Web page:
their learning and help them make progress without the need for GCSE
examinations and without regularly having to give them grades – or levels,
the system of assessment that was introduced with the original national
curriculum but which has now been discontinued.

Probably the best way to assess learning is for teachers to use short,
regular tests and assessments they compile themselves. When teachers mark these tests and assessments they should not give grades but use percentage scores or marks out of a possible total together with written comments. Importantly, they should identify the different components of a subject when marking or assessing so that pupils, and parents, know about specific strengths and weaknesses. A maths assessment, for example, would have separate scores or comments for fractions, percentages and geometry and a piece of writing would have separate comments about the quality of the ideas and about the way they were presented, including spelling and

As for motivating pupils the best way to do this is to make their work
interesting and engaging but having small, precise goals to achieve rather
than grades in exams is also a useful motivational strategy. Examples of
these goals would be swimming ten metres, knowing how to construct a pie
chart or learning the days of the week in a foreign language. These sorts of
goals produce motivation because they are clear and manageable.

With two exceptions national exams and qualifications can safely be left
until young people are older and focussing on their future employment. The
two occasions when pupils at school do need to be assessed with national
tests are at the end of the primary phase and at fifteen. At the end of primary school it seems reasonable that parents should have an objective measure of their children’s progress in English and maths since by then they will usually have had seven years of formal schooling as well as their preschool education. And at fifteen, when young people should be allowed to leave school, all pupils should be tested in English, maths, computing and thinking ability to ensure they have the necessary skills for their employment, daily life and future education and training.

Grades would not be used in these national tests at eleven and fifteen but
percentage scores would be given and comments made about different
aspects of the subjects which would include indicating areas which needed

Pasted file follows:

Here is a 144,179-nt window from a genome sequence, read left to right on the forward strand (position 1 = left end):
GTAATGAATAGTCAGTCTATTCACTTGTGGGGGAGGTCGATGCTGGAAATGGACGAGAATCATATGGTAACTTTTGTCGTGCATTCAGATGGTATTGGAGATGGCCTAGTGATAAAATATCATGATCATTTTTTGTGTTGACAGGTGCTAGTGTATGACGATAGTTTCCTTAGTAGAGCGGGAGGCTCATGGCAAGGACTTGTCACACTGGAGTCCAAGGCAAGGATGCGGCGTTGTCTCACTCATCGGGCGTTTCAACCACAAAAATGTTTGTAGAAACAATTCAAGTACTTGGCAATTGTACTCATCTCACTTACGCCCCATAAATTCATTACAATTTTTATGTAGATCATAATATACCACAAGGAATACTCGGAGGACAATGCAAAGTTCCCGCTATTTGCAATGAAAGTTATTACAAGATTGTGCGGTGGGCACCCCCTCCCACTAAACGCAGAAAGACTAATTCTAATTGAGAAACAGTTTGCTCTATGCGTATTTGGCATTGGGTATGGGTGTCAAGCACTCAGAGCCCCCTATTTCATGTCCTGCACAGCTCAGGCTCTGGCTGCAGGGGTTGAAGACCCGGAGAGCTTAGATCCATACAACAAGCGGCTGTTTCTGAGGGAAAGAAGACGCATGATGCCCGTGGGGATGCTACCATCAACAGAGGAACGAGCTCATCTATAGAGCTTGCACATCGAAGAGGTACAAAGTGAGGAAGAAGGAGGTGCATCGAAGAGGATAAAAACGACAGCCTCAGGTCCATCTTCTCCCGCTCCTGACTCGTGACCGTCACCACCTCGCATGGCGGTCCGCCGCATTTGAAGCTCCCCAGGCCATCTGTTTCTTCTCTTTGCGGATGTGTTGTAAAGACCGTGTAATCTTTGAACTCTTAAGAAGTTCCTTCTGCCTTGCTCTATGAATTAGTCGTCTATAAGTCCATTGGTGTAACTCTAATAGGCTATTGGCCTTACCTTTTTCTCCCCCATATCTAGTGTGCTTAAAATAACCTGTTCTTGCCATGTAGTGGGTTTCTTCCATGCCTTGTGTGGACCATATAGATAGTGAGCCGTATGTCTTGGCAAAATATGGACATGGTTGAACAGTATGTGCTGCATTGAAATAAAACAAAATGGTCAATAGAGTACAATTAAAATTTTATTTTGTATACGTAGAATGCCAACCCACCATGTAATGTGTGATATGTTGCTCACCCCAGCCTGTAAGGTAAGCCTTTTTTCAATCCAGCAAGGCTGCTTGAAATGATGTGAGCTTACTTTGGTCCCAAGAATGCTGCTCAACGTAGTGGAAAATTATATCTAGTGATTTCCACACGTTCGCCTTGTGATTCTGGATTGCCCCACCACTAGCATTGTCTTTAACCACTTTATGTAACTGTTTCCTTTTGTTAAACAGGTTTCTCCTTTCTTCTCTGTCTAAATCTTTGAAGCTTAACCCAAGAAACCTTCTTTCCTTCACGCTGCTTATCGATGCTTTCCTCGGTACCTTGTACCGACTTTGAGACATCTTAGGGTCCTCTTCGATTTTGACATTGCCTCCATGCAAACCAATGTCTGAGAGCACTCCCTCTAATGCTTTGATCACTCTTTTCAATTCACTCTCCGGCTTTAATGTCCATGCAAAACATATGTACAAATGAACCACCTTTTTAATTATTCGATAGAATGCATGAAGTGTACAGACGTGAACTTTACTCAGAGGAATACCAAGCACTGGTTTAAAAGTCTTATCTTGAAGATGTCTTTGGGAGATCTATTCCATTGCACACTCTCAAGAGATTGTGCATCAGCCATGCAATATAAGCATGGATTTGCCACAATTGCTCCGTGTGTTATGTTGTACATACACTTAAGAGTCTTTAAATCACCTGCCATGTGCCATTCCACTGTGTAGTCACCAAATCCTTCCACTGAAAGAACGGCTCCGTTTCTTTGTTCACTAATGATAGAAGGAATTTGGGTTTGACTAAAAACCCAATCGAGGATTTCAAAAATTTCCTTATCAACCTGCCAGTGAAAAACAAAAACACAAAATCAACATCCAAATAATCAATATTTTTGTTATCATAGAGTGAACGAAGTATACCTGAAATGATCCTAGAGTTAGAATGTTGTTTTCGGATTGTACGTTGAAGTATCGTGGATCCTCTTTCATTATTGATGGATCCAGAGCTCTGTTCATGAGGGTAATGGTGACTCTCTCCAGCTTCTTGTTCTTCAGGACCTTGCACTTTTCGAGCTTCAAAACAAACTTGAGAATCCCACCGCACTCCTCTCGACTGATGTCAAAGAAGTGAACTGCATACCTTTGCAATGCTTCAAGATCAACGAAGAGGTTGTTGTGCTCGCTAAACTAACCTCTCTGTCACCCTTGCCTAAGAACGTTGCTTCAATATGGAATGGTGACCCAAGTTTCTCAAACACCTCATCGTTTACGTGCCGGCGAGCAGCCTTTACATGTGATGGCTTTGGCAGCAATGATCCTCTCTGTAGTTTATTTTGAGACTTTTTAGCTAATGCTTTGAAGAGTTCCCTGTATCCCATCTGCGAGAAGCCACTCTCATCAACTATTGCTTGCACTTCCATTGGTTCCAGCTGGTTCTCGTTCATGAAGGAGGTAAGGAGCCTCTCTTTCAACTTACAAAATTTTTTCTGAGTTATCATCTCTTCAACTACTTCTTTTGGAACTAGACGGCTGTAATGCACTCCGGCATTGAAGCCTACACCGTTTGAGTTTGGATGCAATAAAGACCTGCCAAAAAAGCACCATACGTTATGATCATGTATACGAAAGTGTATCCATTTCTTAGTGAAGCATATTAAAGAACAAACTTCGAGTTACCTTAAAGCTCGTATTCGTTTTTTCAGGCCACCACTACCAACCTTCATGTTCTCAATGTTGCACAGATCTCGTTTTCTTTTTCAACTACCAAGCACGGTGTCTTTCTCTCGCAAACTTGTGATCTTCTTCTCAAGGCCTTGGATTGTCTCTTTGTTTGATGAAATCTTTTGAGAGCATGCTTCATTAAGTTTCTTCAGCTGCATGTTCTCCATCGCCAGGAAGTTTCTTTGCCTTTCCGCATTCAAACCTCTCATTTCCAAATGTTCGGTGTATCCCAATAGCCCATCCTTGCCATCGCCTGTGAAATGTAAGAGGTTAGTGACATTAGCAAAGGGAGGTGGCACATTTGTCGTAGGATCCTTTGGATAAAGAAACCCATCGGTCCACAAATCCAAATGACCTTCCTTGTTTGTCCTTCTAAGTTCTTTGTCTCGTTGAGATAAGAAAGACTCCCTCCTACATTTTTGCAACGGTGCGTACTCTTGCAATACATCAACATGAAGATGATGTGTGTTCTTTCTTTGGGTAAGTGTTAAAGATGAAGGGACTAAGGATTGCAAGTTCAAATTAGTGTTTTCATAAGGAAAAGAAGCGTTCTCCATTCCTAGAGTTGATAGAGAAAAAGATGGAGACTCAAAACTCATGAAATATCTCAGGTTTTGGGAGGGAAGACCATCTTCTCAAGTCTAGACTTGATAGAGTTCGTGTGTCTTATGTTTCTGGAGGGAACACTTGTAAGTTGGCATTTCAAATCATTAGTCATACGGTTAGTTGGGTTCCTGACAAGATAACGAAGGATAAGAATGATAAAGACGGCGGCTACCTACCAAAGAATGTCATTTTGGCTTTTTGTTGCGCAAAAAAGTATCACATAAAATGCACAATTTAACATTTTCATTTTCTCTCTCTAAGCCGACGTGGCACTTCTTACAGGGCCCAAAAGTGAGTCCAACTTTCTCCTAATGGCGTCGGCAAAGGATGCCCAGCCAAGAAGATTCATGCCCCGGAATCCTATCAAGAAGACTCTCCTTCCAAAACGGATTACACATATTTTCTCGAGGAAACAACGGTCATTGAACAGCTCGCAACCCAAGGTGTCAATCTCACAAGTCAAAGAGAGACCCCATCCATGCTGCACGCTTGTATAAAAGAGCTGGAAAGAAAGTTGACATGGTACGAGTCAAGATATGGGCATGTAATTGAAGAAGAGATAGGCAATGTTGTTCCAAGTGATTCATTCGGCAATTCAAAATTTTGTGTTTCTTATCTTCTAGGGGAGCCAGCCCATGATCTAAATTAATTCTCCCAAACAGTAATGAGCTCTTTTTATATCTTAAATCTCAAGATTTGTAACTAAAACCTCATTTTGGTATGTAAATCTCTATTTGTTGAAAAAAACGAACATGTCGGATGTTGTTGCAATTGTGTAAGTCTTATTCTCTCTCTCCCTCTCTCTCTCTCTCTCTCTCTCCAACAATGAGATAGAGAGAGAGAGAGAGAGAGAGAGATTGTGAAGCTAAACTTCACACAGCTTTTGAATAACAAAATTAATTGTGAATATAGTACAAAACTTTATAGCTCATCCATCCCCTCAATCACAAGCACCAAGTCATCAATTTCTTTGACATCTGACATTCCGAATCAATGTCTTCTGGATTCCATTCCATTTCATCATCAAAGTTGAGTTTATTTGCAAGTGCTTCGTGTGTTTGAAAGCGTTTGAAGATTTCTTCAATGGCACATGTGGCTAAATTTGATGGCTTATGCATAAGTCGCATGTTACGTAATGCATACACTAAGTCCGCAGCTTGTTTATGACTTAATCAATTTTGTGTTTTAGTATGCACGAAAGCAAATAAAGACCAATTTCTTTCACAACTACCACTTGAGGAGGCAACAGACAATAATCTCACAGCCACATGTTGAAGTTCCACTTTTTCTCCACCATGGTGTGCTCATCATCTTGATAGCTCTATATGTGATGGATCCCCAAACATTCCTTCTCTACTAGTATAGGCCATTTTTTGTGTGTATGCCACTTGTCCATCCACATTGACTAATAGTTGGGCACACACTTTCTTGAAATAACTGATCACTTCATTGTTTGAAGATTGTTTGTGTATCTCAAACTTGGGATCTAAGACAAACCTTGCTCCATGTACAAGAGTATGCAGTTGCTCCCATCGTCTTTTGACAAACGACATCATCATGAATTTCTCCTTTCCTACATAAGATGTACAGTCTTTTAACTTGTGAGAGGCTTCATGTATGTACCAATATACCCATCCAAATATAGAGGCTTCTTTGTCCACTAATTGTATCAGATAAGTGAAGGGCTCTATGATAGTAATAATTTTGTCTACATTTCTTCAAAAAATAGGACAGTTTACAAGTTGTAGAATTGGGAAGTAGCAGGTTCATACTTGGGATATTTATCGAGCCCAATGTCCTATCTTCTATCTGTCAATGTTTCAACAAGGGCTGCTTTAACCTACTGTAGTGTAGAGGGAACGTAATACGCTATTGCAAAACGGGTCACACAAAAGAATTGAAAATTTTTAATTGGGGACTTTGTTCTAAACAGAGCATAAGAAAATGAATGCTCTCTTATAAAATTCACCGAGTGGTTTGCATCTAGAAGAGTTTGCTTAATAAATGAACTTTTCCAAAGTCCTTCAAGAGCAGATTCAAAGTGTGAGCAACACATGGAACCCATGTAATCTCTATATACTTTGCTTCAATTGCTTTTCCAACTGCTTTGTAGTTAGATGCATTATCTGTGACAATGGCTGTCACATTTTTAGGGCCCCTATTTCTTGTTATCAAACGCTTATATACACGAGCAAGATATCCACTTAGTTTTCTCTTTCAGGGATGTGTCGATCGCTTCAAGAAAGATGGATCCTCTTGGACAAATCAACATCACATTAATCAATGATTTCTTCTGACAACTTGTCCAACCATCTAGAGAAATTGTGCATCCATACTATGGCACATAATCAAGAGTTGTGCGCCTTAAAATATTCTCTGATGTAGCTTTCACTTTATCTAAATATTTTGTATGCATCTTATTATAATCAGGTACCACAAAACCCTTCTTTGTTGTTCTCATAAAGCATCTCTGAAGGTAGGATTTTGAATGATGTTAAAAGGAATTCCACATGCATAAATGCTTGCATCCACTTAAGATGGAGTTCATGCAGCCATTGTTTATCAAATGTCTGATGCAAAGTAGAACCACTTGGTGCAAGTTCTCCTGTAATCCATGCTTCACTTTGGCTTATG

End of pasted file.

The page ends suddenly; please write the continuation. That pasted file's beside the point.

strengthening. No doubt schools would be obliged to publish their results in
some form to show how they were performing but this would not generally
be the cause of too much media excitement.

My hope is that we move away from our obsession with examinations and
grades, away from the belief that there are significant differences in our
innate mental capabilities which account for substantial differences in
attainment and away from our ideas about the role of schools in selecting
and preparing young people for employment.

We should bring GCSEs to an end. They are not useful for selecting
pupils for future courses and occupations and nor are they useful for
preparing pupils for work. They are a time-consuming distraction from
fulfilling the many essential purposes of education, they cause too much
cramming of knowledge and they do too little to encourage an intrinsic
interest in learning. We should constantly remind ourselves that learning
history or physics should not be about producing good answers in an exam it
should be about understanding and assimilating knowledge that pupils can
store away and keep returning to as adults because they find it interesting.
The time for rigorous assessment is later when people start work and society
needs to know they are competent to do their job.

As well as bringing GCSEs to an end we must reject the notion that innate
ability determines whether we will be practical or academic, or even artistic
or sporting. Instead we must have the highest expectations for all pupils in
all areas of the curriculum and fully absorb the idea that motivation and
endeavour will greatly improve their learning whatever this may be.

We should be ensuring that the enthusiasm for learning that pupils have at
primary school is retained as they get older and we should be instilling a
love of learning that will last a lifetime. What is more, we should be giving
young people a body of knowledge and skills that will also last a lifetime
and not be forgotten as soon as they have taken their GCSEs. The gifts of a
love of learning and an enduring body of knowledge and skills are greater
gifts than a collection of grades gained in examinations. They would enable
people to find employment, be equipped with essential life skills, take
informed and thoughtful decisions about the way they lead their lives,
contribute to society and derive fulfilment from everything that learning has
to offer.


1 One measure of the extent of drifting can be seen in the NEET statistics, NEET standing for not in education, employment or training. In 2011 the Wolf Report stated that 31% of 18 year olds had been NEET at some point since leaving compulsory education.

2 The debate about how much of our ability is inherited stretches back into the twentieth century and beyond. It has often centred around the concept of
intelligence as measured by various tests. Proponents of the idea that intelligence is strongly influenced by our genes have included Hans Eysenck, Arthur Jensen and most recently Robert Plomin. The whole subject has frequently been controversial but it remains a fascinating area of learning. For those who would like to learn more about the nature/nurture debate the internet provides a great deal of interesting material.

3 I accept that learning a foreign language would be useful job preparation for some people but it would not be essential. An intensive course in a foreign language could be taken at a later stage if this were needed for employment purposes.